Born in 1847, he grew up on a farm in Knox County, Ohio, the oldest of 8 other siblings. After graduating, at age 22, he started his journey in Fredericktown, Ohio, as a jeweler/watchmaker apprentice with a modest earning of up to $1 per week. At 27, he took his knowledge and leveraged it by working as an outside sales representative for the Dueber Watch Case Manufacturing Company, of Cincinnati, Ohio – a manufacturer of cases for finer watches. This allowed Ball to learn advertising and selling, while travelling the country – valuable experience for any future entrepreneur. By 1879, the 32 year old Ball, now ready to settle down, purchased a share in Whitcomb & Metten Jewelers in Cleveland, Ohio. Within 2 years he purchased Metten’s interest in the store and renamed it Whitcomb & Ball Jewelry Store. Moving quickly, he purchased the remaining interest from Whitcomb and with that recognized him as not only an outstanding jeweler but, more so, as a time expert. As a marketing ploy, Ball set up a pocket watch chronometer (a portable timekeeping device of great accuracy) for display in the store’s window. Passerby’s would use the chronometer to sync their pocket watch and remain on ‘Ball’s time’.
The jewelry store provided railway workers with reliable pocket watches and timing instruments. By the time of the incident, six railroads were served by Ball including Cleveland Cincinnati Chicago and St. Louis Railroad Company, New York Pacific & Ohio Company, C.A. & C. Railroad Company, Valley Railroad Company, Pennsylvania Company and New York Central & St. Louis Railroad Company. This earned Ball the honor of Chief Time Inspector, following the crash.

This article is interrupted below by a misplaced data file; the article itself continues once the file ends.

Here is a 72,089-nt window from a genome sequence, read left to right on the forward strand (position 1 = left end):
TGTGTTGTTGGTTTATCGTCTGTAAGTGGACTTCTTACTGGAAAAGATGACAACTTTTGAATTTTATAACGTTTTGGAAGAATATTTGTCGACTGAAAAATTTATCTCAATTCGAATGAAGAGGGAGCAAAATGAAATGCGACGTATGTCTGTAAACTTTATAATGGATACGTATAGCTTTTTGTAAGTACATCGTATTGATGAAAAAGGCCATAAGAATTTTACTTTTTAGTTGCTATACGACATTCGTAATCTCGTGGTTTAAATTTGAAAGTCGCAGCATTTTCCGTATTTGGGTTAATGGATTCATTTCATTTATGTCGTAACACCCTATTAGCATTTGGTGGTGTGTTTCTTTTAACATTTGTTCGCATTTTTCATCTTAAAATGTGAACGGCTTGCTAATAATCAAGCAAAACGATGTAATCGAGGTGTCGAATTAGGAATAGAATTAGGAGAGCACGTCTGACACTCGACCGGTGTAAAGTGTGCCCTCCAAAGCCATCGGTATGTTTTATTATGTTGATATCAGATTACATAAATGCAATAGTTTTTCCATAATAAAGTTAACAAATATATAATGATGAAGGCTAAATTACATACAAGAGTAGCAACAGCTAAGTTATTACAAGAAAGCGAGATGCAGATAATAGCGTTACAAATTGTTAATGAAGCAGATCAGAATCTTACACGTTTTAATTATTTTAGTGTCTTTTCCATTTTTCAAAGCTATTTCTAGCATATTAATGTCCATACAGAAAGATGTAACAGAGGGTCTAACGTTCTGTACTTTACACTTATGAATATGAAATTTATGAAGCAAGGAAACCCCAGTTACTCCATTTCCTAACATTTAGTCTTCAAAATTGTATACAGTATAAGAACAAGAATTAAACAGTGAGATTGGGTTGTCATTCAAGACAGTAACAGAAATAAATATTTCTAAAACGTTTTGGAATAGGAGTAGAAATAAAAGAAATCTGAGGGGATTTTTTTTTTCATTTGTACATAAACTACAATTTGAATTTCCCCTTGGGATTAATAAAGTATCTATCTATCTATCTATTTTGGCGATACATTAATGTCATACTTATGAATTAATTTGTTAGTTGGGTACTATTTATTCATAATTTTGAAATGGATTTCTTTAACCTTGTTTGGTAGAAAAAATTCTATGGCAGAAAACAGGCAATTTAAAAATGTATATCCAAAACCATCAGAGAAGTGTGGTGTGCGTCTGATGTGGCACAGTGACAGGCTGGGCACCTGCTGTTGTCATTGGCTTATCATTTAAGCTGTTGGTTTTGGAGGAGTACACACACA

After four months of investigation, Ball reported that timekeeping was not standardized with more than seventy ‘official’ times, depending on the railroad. He required a more stringent hiring and training of inspectors, to inspect and equip more than 2,000 watches for accuracy. No employee was permitted to go on duty until they carried a watch that fulfilled proper standard. After approved, the watch had to be re-submitted routinely every two weeks for synchronization and was required to go through a complete overhaul and inspection, every two years. If the watch needed to be repaired, another synchronized watch would be loaned. The new inspection system was the beginning of a vast ‘Ball’ network that eventually encompassed 75% of the nation’s railroads, covering over 125,000 miles (201,168 kilometers) of railroad extending into Canada and Mexico, as well.
The Webb C. Ball Watch Company was officially incorporated in 1891, in Cleveland, Ohio. From its beginning, the company laid the foundation to a brand worthy of its excellence with the words precision, accuracy, and reliability at the forefront of its brand’s mission. To substantiate this, enforcing the standards of accuracy through his RR Standard and Watch Inspection Service, Ball developed several specifications for accuracy, including different patented calibers. These accomplishments would pave the way for gaining contracts of the remaining eight Vanderbilt railroads east of Chicago, by 1902. The Ball Watch Company had now achieved outstanding status in the railroad timekeeping programs.